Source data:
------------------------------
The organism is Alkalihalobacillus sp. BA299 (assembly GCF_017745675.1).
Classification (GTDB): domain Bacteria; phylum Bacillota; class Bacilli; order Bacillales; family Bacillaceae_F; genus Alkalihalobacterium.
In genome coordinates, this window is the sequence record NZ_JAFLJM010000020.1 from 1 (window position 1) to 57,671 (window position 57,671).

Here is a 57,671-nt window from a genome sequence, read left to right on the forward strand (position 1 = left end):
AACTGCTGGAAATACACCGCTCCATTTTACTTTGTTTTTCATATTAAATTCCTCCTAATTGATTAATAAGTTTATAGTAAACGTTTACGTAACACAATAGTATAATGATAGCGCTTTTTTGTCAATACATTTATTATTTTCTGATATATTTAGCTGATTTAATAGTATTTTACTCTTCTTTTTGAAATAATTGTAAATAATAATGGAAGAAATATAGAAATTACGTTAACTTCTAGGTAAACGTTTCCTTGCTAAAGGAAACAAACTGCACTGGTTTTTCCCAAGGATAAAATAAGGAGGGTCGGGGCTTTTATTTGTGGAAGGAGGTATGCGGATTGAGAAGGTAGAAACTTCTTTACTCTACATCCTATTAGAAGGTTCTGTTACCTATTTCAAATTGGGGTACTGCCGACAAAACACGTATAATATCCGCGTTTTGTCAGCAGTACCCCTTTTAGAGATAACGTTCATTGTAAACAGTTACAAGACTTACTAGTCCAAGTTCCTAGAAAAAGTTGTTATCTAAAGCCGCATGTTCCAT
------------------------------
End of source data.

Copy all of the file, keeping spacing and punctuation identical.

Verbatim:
The organism is Alkalihalobacillus sp. BA299 (assembly GCF_017745675.1).
Classification (GTDB): domain Bacteria; phylum Bacillota; class Bacilli; order Bacillales; family Bacillaceae_F; genus Alkalihalobacterium.
In genome coordinates, this window is the sequence record NZ_JAFLJM010000020.1 from 1 (window position 1) to 57,671 (window position 57,671).

Here is a 57,671-nt window from a genome sequence, read left to right on the forward strand (position 1 = left end):
AACTGCTGGAAATACACCGCTCCATTTTACTTTGTTTTTCATATTAAATTCCTCCTAATTGATTAATAAGTTTATAGTAAACGTTTACGTAACACAATAGTATAATGATAGCGCTTTTTTGTCAATACATTTATTATTTTCTGATATATTTAGCTGATTTAATAGTATTTTACTCTTCTTTTTGAAATAATTGTAAATAATAATGGAAGAAATATAGAAATTACGTTAACTTCTAGGTAAACGTTTCCTTGCTAAAGGAAACAAACTGCACTGGTTTTTCCCAAGGATAAAATAAGGAGGGTCGGGGCTTTTATTTGTGGAAGGAGGTATGCGGATTGAGAAGGTAGAAACTTCTTTACTCTACATCCTATTAGAAGGTTCTGTTACCTATTTCAAATTGGGGTACTGCCGACAAAACACGTATAATATCCGCGTTTTGTCAGCAGTACCCCTTTTAGAGATAACGTTCATTGTAAACAGTTACAAGACTTACTAGTCCAAGTTCCTAGAAAAAGTTGTTATCTAAAGCCGCATGTTCCAT